The DSLR Photographer DSLR Reviews – Guides – Tips

Nikon D5200 Review

nikon-d5200-review– 24.1 Megapixel APS-C Sensor
– ISO 100 – 25,600
– 5 frames per second
– Full HD [24|25|30|50|60fps] and HD [50|60fps] Video Recording
– 39 Auto Focus Points
– 3.0″ LCD Screen – Articulating
– SDHC Memory Card Slot
– Competes with Canon Rebel T5i/EOS 700D

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You are looking at another ‘serious-amateur‘ Nikon model with 24 megapixels. Based on specifications, I sometimes forget I’m only talking about a $800 camera because of the features it offers. They found a great combination between performance and price and don’t intend on stopping I guess.

Sensor – Quality


Maximum Resolution: 6,000 x 4,000

Sensor Type: DX

There are now three Nikon cameras with 24 megapixels. Funny thing, 10 years ago they released a $5000 DSLR with 2.3 megapixels and look at where we are today. The basics of these cameras still haven’t changed, they all allow you to control them manually. It’s the inside that keeps on getting better with every new release, it’s crazy to even think what kind of features we are going to have in the future!

High megapixel count is usually reserved for Full Frame/FX cameras due to their larger sensor and therefore bigger pixels that have a better signal-to-noise ratio. As I mentioned in the D3200 review, I have no idea why exactly they decided to go with that many because for most beginners (and professionals), 20 is already an over-kill. Unless they plan on using 24MP in a couple of their upcoming products, I don’t see the rush; are we going to have 34MP in two years from now? I guess that’s just the market though, we are constantly complaining about everything these companies put out. A few years ago everyone was mad at Canon for rushing with megapixels and now that they’ve seriously slowed down the same people are complaining they aren’t improving. Can’t please everyone I guess.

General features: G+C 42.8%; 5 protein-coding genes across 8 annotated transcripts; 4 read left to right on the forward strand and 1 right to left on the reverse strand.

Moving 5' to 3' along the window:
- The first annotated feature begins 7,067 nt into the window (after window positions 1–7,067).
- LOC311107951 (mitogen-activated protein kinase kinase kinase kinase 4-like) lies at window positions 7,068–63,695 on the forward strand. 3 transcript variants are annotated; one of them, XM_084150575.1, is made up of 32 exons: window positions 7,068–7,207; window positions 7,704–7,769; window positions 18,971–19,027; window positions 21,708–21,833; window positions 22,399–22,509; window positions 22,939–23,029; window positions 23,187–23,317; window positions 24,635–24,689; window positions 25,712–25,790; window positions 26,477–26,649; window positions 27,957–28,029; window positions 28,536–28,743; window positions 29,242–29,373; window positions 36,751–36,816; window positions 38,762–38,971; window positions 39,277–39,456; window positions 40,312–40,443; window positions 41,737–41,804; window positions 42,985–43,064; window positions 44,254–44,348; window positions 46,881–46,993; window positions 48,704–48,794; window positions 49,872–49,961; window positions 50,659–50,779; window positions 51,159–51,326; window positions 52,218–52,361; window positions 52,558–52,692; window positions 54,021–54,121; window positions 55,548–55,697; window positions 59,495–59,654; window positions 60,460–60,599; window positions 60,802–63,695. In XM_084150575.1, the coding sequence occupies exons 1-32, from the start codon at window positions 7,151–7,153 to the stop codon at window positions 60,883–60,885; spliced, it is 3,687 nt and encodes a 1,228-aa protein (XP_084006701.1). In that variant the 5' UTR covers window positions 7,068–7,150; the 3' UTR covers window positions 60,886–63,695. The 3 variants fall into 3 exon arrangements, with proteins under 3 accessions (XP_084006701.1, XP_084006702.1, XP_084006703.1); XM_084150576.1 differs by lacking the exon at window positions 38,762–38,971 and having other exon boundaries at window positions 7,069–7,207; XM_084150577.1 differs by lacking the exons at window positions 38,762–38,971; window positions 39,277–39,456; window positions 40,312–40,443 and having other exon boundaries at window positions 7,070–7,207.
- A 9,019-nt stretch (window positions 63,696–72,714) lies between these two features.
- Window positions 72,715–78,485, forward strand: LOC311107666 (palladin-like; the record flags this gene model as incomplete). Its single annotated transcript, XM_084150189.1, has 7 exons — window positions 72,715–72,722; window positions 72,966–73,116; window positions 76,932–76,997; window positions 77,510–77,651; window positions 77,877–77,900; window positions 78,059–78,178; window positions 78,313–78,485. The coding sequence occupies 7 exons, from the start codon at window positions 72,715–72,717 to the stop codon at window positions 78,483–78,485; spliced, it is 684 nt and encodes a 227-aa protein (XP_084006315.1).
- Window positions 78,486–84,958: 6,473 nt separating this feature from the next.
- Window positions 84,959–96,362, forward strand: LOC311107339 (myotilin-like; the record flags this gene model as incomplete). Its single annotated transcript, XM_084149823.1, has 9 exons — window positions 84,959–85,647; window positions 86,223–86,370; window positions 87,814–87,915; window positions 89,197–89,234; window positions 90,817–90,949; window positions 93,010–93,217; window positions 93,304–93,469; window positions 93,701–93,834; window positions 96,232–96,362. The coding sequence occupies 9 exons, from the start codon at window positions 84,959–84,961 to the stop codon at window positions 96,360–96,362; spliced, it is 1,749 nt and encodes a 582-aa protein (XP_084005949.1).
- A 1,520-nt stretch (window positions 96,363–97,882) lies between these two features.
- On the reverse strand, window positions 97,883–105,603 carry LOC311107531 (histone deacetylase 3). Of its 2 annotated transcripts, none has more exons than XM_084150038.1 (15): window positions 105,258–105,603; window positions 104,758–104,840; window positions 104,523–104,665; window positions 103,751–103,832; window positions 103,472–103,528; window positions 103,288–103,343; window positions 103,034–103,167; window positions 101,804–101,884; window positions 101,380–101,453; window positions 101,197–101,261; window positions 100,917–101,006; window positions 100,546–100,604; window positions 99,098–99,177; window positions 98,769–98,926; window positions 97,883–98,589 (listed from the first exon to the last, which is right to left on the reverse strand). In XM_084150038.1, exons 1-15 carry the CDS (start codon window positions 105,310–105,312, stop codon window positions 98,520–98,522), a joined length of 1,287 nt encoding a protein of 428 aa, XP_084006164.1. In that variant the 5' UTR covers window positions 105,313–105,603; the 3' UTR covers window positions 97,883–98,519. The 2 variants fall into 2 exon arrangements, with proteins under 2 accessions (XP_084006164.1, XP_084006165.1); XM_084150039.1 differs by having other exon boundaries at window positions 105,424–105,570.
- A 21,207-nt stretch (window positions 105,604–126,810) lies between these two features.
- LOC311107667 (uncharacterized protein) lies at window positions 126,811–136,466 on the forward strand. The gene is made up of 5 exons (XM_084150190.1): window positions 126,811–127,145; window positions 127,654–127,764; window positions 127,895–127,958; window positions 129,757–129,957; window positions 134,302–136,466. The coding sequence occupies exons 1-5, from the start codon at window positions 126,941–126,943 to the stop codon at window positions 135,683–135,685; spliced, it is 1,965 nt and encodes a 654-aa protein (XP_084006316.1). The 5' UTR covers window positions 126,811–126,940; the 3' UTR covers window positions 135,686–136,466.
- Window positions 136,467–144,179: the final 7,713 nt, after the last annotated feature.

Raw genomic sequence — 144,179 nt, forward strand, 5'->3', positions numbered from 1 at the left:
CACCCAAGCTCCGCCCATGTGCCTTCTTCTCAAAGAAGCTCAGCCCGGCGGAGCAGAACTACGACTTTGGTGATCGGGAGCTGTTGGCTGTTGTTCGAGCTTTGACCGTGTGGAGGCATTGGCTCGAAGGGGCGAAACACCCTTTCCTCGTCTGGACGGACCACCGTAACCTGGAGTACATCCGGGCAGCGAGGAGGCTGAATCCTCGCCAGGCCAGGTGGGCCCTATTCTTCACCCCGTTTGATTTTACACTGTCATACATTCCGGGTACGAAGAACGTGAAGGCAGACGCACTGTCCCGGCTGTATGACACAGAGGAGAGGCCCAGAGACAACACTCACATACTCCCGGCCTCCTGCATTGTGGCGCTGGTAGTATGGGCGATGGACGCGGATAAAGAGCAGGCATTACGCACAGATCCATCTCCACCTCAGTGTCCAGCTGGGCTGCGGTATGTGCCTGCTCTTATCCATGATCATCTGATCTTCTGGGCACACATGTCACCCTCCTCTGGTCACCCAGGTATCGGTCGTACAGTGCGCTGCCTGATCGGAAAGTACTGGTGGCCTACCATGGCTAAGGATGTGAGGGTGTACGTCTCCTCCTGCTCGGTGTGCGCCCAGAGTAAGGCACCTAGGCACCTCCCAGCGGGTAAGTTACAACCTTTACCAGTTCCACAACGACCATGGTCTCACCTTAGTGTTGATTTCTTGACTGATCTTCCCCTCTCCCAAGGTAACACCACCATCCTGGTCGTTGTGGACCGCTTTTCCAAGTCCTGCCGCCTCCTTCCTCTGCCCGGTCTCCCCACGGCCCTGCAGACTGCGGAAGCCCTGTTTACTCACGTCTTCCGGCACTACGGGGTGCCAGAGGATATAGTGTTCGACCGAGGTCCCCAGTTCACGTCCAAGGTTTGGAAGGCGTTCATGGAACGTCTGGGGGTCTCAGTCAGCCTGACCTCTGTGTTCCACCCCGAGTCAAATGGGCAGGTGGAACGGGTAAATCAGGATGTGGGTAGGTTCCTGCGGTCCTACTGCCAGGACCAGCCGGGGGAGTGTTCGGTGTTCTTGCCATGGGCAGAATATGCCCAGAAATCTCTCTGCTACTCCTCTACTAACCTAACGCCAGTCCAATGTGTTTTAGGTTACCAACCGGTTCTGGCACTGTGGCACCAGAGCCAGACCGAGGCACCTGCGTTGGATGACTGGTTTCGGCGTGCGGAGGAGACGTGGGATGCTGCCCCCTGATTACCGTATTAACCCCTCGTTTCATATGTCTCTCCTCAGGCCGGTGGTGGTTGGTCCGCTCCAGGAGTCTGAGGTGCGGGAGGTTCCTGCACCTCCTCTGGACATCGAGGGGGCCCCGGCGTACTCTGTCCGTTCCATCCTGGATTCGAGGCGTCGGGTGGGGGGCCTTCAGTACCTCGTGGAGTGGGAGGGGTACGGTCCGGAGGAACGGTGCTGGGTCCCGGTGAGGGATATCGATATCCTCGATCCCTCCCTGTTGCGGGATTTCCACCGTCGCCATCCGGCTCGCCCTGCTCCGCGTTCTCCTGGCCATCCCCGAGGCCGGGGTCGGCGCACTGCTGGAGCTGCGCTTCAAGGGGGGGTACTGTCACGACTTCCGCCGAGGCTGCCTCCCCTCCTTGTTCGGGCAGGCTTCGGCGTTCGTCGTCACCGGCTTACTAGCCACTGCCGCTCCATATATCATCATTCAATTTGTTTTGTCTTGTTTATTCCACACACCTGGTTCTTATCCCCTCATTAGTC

Body & Design


No need to complicate things here, the D5200 only has a couple of buttons on its body due to the articulating screen (works wonderfully by the way). You can literally control the camera just with your right hand where your most important dials are located (shutter speed, ISO etc.). Something new in these cameras is the Wi-Fi ability which is unfortunately not directly built into the D5200, but can be bought separately. You can use it for transferring the images on your smart phone/tablet, taking pictures or using Live View.

  • Weight (Body Only): 505g / 17.8 oz
  • LCD Size: 3.0″ – 921,000 dots – Articulating
  • Viewfinder Coverage: 95%
  • Memory: SDHC Card Slot

Typical for lower DX cameras, it doesn’t use a built-in AF motor so only newer lenses will auto focus. It uses a pentamirror (for transferring the light into the pentaprism)  to keep the price and weight down



  • Auto Focus – The D5200 stands out when it comes to auto focusing, as no Canon/Nikon camera this far has offered that many points in such a camera! I’m talking about 39AF points you can use for selecting the right focus on your subject, that’s far more than some cameras above $1500. It also depends on what type these are (cross type, vertical and/or horizontal) but more can never be bad in this case.

Other features are pretty much self-explanatory and common today, like good ISO performance, stereo microphone, great image quality and so on.

It competes with the Canon EOS 700D, but honestly speaking I I wouldn’t consider that one yet until the price goes down. You pay around $50 more for it and get the exact same specifications (not to mention it has less AF points).

Where To Buy The Nikon D5200

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